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Opinion | Michael A. Cohen

Epstein case highlights America’s two justice systems

US Attorney for the Southern District of New York Geoffrey Berman announces charges against Jeffrey Epstein on July 8 in New York City.
US Attorney for the Southern District of New York Geoffrey Berman announces charges against Jeffrey Epstein on July 8 in New York City.(Stephanie Keith/Getty Images)

This weekend, in what one can only hope is belated justice for a serial pedophile, multi-millionaire and friend to the well-connected, Jeffrey Epstein was arrested in New York City on charges of sex trafficking. According to a federal indictment, Epstein brought dozens of young girls to his 21,000-square foot mansion on the Upper East Side and his compound in Palm Beach, Fla., and engaged in sex acts in exchange for hundreds of dollars in cash. Epstein used these same girls to recruit other girls for him to abuse.

Social media has been rife for days with speculation about others who might be implicated in Epstein’s crimes, including former president Bill Clinton, who flew on Epstein’s private jet more than two dozen times between 2001 and 2003, and President Trump, who has called Epstein a “terrific guy” and spoke of his predilection for “beautiful women . . . on the younger side.”

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But the real story here is not what we don’t know, but what was clearly visible — and the fact that Epstein was able to avoid justice for so many years.

After all, Epstein’s crimes and reputation are not secrets. In 2007, police in Palm Beach uncovered evidence that Epstein had coerced and assaulted dozens of girls. The police had witnesses to his crimes and naked photos of underage girls. The FBI and the US Attorney’s office identified 36 of Epstein’s victims. Last Fall, the Miami Herald, in a masterful expose, tracked down 80 women who reported being sexually assaulted by Epstein.

A person of lesser means charged with such crimes would almost certainly be sitting in jail right now for the rest of his life.

Instead, Epstein’s coterie of private investigators and high-priced lawyers, which included former Whitewater prosecutor Kenneth Starr and Harvard professor Alan Dershowitz, spent months compiling dossiers on his alleged victims that included a focus on their sexual histories and drug use. They targeted police and local prosecutors, which includedpicking through the trash of Palm Beach’s police chief in an effort to discredit him.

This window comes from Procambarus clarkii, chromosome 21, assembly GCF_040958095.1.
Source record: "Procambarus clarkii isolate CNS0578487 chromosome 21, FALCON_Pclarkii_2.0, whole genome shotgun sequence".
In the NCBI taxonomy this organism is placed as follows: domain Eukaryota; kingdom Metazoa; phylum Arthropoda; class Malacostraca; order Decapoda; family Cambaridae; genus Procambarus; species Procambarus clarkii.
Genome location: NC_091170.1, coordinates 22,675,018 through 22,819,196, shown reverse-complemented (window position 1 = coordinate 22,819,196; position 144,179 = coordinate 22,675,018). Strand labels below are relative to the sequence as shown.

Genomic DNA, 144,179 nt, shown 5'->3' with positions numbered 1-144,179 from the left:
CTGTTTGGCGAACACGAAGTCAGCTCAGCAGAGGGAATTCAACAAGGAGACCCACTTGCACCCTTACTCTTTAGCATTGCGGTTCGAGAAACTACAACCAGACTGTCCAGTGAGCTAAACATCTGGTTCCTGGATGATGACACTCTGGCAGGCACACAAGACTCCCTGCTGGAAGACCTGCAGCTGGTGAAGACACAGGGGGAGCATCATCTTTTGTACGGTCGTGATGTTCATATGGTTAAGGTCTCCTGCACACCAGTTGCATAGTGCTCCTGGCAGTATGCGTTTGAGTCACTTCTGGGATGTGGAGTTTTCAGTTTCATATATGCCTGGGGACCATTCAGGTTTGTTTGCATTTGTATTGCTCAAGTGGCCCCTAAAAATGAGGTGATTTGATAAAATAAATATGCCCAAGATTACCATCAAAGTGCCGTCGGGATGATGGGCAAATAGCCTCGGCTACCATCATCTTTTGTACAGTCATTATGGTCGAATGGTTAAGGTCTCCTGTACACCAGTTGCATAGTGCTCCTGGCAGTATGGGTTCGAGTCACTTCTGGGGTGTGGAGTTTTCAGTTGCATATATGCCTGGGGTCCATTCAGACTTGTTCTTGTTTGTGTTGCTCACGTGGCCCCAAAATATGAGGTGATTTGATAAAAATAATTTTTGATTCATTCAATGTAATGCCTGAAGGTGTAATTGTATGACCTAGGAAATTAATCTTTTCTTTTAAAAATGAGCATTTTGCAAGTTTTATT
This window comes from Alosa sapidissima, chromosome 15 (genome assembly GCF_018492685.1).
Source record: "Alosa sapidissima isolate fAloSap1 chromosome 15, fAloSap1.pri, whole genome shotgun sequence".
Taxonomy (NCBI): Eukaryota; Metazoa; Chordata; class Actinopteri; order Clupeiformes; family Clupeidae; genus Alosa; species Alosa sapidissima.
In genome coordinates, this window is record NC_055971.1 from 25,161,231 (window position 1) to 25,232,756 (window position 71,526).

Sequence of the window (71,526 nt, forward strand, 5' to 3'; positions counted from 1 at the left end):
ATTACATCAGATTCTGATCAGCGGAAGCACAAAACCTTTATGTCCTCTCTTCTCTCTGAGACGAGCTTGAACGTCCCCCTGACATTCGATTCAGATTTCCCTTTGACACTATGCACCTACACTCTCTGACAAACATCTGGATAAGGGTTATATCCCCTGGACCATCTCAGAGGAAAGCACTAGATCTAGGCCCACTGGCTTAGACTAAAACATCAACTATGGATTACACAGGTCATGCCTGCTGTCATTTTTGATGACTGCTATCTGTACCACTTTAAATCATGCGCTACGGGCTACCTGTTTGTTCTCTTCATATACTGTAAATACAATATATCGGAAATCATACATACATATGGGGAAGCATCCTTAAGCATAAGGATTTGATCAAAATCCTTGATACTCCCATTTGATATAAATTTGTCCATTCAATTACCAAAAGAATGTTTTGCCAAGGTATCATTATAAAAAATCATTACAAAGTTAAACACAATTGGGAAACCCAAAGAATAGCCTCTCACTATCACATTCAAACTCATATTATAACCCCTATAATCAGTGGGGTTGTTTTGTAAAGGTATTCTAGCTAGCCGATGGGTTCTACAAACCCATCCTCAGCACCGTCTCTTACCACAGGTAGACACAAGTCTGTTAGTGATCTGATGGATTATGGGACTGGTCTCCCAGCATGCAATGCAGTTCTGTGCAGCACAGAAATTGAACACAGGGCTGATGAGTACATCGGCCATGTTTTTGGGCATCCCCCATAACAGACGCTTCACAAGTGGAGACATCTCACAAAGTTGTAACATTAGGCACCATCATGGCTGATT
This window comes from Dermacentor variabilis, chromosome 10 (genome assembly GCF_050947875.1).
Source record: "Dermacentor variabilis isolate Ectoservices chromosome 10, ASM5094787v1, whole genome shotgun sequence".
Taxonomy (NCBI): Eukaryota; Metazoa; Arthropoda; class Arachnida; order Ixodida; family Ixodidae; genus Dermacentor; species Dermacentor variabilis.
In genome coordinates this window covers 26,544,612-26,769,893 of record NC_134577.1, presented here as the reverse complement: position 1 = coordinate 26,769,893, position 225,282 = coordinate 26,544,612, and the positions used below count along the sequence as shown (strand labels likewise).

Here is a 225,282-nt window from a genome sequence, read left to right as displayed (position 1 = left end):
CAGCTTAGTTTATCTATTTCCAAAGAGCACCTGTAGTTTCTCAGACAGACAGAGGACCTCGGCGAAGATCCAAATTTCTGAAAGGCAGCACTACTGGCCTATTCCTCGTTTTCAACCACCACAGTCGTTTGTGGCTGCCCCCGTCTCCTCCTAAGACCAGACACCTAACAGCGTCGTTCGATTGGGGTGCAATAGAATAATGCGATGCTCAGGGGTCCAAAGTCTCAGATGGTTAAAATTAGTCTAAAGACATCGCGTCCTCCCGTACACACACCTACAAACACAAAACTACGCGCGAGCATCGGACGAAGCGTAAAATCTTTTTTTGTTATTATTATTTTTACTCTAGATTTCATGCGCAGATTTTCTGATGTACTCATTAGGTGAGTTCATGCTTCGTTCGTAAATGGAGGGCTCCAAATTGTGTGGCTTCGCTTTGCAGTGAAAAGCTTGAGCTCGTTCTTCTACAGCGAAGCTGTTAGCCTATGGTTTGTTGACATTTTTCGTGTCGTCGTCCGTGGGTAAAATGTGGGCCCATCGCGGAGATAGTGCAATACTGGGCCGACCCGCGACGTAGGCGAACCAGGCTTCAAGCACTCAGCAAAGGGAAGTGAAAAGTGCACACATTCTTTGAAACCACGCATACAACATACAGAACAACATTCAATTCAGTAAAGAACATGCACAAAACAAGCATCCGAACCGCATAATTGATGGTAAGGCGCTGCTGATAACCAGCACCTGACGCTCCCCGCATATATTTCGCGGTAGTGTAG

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Even though Florida prosecutors had assembled a 53-page indictment of Epstein his lawyers negotiated a sweetheart deal to end all sweetheart deals. Epstein was offered a federal non-prosecution agreement that allowed him to just plead guilty to state charges, immunized him from federal charges, and pulled the plug on an ongoing FBI investigation of his crimes — and those close to him.

As the Herald revealed prosecutors communicated with Epstein’s defense team using private e-mails and referenced discussions that they preferred to have on the phone or in person so as to avoid a paper trail. This, said the paper, allowed Epstein’s lawyers to dictate the terms of each deal that they drew up.”

Epstein’s punishment: He served just over a year in a private wing of the Palm Beach County jail, where he was allowed leave six times a week, for 12 hours a day, to work.

Rather than be held accountable for grievously heinous behavior Epstein was protected, over and over again, by both his lawyers and prosecutors.

But what’s clear is that they treated him in a manner that few people charged with a crime would ever find familiar.

The federal prosecutor who negotiated Epstein’s slap on the wrist was Alex Acosta, who is today US labor secterary. The deal is so egregious that a federal judge ruled that Acosta and federal prosecutors had broken the law by failing to inform Epstein’s victims of the plea deal.

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Acosta has since defended the prosecution by noting that Epstein was required to register as a sex offender.

Lots of good that has done. When police searched Epstein’s home they seized hundreds of “sexually suggestive” pictures of naked young women and CDs locked in a safe with labels like “Girl pics nude.”

These are hardly the actions of a man chastened by his past behavior or fearful of being held accountable.

But why should he? Epstein used his vast wealth to avoid justice once before. Surely, he assumed, he could do it again. Look at the president. He’s been credibly accused by two dozen women of sexual assault and yet he has an entire apparatus of defenders and enablers happy to shield him from justice or accountability. Look at Acosta: he got a promotion after basically letting a dangerous pedophile more or less walk free.

That Epstein’s victims have had to wait so many years for justice to be done — and that Epstein could continue to engage in predatory behavior — is yet one more disturbing reminder that we have two justice systems in America. One for the rich and well-connected, who can game the system, throw money at their problems, walk away unscathed, and never have to say they’re sorry, and one for the rest of us.

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Michael A. Cohen’s column appears regularly in the Globe. Follow him on Twitter @speechboy71.